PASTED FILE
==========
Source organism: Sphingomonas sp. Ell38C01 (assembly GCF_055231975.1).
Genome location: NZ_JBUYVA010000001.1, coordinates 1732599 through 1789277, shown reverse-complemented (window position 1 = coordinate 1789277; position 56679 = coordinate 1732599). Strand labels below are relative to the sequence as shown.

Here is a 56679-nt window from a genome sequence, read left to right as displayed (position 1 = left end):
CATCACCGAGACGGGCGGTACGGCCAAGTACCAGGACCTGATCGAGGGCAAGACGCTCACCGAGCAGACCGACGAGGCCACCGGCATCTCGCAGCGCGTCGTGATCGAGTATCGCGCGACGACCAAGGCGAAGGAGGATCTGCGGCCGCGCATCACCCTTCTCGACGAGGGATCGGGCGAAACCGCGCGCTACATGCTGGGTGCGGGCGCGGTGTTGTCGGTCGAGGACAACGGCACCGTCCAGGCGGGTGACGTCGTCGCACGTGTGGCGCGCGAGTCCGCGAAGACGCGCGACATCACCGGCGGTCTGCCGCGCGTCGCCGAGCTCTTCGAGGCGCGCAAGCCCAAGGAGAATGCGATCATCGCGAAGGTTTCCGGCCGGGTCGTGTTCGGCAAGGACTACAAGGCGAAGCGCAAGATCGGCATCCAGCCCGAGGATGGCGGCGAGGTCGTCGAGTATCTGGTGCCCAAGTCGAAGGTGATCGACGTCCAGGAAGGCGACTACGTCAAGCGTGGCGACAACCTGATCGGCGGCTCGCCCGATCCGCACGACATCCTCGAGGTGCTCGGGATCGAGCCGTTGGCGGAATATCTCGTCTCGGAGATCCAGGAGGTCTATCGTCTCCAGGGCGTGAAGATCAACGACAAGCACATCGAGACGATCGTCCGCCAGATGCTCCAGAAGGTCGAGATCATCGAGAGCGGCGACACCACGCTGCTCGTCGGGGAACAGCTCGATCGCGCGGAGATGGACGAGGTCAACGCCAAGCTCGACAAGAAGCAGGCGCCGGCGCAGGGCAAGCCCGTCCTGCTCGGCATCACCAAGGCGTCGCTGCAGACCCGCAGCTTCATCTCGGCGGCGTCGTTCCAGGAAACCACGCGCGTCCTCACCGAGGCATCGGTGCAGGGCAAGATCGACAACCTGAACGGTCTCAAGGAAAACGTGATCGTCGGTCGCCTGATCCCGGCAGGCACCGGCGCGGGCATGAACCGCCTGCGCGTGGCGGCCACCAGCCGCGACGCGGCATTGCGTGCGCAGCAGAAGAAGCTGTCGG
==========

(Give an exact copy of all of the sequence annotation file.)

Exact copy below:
Source organism: Sphingomonas sp. Ell38C01 (assembly GCF_055231975.1).
Genome location: NZ_JBUYVA010000001.1, coordinates 1732599 through 1789277, shown reverse-complemented (window position 1 = coordinate 1789277; position 56679 = coordinate 1732599). Strand labels below are relative to the sequence as shown.

Here is a 56679-nt window from a genome sequence, read left to right as displayed (position 1 = left end):
CATCACCGAGACGGGCGGTACGGCCAAGTACCAGGACCTGATCGAGGGCAAGACGCTCACCGAGCAGACCGACGAGGCCACCGGCATCTCGCAGCGCGTCGTGATCGAGTATCGCGCGACGACCAAGGCGAAGGAGGATCTGCGGCCGCGCATCACCCTTCTCGACGAGGGATCGGGCGAAACCGCGCGCTACATGCTGGGTGCGGGCGCGGTGTTGTCGGTCGAGGACAACGGCACCGTCCAGGCGGGTGACGTCGTCGCACGTGTGGCGCGCGAGTCCGCGAAGACGCGCGACATCACCGGCGGTCTGCCGCGCGTCGCCGAGCTCTTCGAGGCGCGCAAGCCCAAGGAGAATGCGATCATCGCGAAGGTTTCCGGCCGGGTCGTGTTCGGCAAGGACTACAAGGCGAAGCGCAAGATCGGCATCCAGCCCGAGGATGGCGGCGAGGTCGTCGAGTATCTGGTGCCCAAGTCGAAGGTGATCGACGTCCAGGAAGGCGACTACGTCAAGCGTGGCGACAACCTGATCGGCGGCTCGCCCGATCCGCACGACATCCTCGAGGTGCTCGGGATCGAGCCGTTGGCGGAATATCTCGTCTCGGAGATCCAGGAGGTCTATCGTCTCCAGGGCGTGAAGATCAACGACAAGCACATCGAGACGATCGTCCGCCAGATGCTCCAGAAGGTCGAGATCATCGAGAGCGGCGACACCACGCTGCTCGTCGGGGAACAGCTCGATCGCGCGGAGATGGACGAGGTCAACGCCAAGCTCGACAAGAAGCAGGCGCCGGCGCAGGGCAAGCCCGTCCTGCTCGGCATCACCAAGGCGTCGCTGCAGACCCGCAGCTTCATCTCGGCGGCGTCGTTCCAGGAAACCACGCGCGTCCTCACCGAGGCATCGGTGCAGGGCAAGATCGACAACCTGAACGGTCTCAAGGAAAACGTGATCGTCGGTCGCCTGATCCCGGCAGGCACCGGCGCGGGCATGAACCGCCTGCGCGTGGCGGCCACCAGCCGCGACGCGGCATTGCGTGCGCAGCAGAAGAAGCTGTCGG